Health experts from the World Health Organization (WHO) believe that poor adherence to medical treatment is the most crucial cause of the rising cases of uncontrolled blood pressure among patients. Uncontrolled blood sugar levels are prevalent in 76.6 per cent of diabetic patients, and the non-seriousness of the chronic disease is a matter of grave concern. The report mentioned that the problem of non-adherence to treatments in developed countries is only 50 per cent. In developing and under-developed countries, the impact of poor adherence can be even more significant, owing to the lack of healthcare services.
Diabetes:A Rising Problem In India
In India, diabetes is a rising problem, with 8.6 per cent of the population (77 million) already suffering from the condition. Thus, addressing the issue of adherence to medical treatments can significantly benefit healthcare. An estimated 31 per cent of people across the world never fill their prescriptions, and half of the total do not take medicines as prescribed by the doctor. Non-adherence to treatment can have long-term implications on individuals and the country's healthcare infrastructure. Health complications, the rising cost of treatment, High patient-doctor ratio, risk of morbidity and reduced mortality are a few to name.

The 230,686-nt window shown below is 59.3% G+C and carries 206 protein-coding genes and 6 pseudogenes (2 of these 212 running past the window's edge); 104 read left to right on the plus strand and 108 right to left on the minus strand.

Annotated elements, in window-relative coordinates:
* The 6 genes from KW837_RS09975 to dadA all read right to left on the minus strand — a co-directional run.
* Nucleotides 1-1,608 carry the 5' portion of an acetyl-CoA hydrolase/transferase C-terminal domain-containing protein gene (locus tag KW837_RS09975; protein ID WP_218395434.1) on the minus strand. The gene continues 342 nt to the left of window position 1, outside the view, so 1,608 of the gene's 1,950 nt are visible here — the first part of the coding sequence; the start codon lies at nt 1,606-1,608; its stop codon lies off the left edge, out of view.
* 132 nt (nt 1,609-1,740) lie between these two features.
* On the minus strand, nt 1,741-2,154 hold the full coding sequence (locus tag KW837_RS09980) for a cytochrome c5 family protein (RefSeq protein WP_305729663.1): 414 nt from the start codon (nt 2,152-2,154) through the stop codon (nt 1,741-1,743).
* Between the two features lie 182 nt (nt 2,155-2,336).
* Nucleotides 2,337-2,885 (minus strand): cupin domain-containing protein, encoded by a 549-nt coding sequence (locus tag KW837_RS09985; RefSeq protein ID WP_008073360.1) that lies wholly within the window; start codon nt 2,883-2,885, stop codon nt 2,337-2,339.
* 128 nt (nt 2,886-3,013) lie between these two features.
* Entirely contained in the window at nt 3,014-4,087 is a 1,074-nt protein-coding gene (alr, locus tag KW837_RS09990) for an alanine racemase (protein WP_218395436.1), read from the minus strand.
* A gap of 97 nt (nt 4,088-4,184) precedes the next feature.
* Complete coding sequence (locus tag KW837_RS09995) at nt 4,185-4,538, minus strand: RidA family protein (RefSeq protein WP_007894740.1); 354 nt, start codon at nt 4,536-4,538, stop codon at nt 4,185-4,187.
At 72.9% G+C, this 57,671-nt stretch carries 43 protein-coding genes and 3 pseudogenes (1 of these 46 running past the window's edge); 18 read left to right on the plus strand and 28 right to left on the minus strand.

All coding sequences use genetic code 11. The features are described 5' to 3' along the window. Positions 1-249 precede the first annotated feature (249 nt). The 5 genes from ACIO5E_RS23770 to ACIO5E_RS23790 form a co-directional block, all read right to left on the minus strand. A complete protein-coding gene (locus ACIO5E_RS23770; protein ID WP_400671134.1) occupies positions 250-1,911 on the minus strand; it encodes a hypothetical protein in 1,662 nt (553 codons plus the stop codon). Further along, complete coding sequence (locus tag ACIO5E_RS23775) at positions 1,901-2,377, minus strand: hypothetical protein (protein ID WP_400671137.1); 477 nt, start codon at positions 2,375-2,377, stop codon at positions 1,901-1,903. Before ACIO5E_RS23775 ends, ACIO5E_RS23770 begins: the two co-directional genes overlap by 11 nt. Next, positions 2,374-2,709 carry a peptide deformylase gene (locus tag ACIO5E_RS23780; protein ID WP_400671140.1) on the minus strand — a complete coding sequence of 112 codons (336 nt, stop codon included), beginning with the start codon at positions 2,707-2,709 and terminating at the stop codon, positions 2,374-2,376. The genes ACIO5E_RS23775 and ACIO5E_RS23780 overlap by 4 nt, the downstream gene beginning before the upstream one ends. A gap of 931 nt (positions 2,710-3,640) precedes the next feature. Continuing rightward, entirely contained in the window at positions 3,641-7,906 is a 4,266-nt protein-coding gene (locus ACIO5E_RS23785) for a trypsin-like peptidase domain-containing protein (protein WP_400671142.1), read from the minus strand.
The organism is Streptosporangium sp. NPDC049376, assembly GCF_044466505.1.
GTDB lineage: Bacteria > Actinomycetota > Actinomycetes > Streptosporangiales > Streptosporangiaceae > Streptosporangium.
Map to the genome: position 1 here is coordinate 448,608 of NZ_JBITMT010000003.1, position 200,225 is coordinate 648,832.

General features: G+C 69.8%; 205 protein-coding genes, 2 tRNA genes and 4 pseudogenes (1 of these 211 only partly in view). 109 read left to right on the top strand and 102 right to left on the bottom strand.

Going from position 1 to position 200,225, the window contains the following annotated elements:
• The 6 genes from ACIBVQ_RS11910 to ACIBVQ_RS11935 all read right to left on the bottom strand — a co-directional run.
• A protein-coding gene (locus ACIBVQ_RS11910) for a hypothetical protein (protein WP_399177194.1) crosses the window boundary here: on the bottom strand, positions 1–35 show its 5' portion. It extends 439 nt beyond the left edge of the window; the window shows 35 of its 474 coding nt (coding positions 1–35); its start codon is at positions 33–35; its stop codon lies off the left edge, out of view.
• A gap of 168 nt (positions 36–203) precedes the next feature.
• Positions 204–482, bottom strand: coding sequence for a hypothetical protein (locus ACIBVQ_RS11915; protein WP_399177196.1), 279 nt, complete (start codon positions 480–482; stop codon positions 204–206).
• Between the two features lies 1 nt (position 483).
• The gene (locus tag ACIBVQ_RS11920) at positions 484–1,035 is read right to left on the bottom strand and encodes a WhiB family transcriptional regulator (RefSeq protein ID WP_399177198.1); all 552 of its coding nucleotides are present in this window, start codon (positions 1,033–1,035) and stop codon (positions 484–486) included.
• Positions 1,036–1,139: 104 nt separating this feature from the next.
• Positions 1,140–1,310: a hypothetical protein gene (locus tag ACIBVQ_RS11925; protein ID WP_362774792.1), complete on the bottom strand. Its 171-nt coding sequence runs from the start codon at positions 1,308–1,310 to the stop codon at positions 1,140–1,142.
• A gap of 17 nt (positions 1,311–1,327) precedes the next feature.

WHO says that solid evidence suggests that many patients with chronic illnesses like asthma, hypertension and HIV/AIIDS face several obstacles in adhering to the recommended regimes. Health stakeholders have generally overlooked adherence problems and have received little direct, systematic intervention. This non-compliance leads to psychological and medical issues and wastage of healthcare resources. Three prevalent chronic diseases, diabetes, hypertension and asthma, provide compelling illustrations of different facets of these issues.
The International health watchdog mentions that despite strong evidence against patient-related factors being the sole reason for non-adherence, it is often seen that the patient is held responsible for their condition. In a critical situation, the healthcare systems, governments and caregivers need to support the patient and not hold them responsible for their conditions.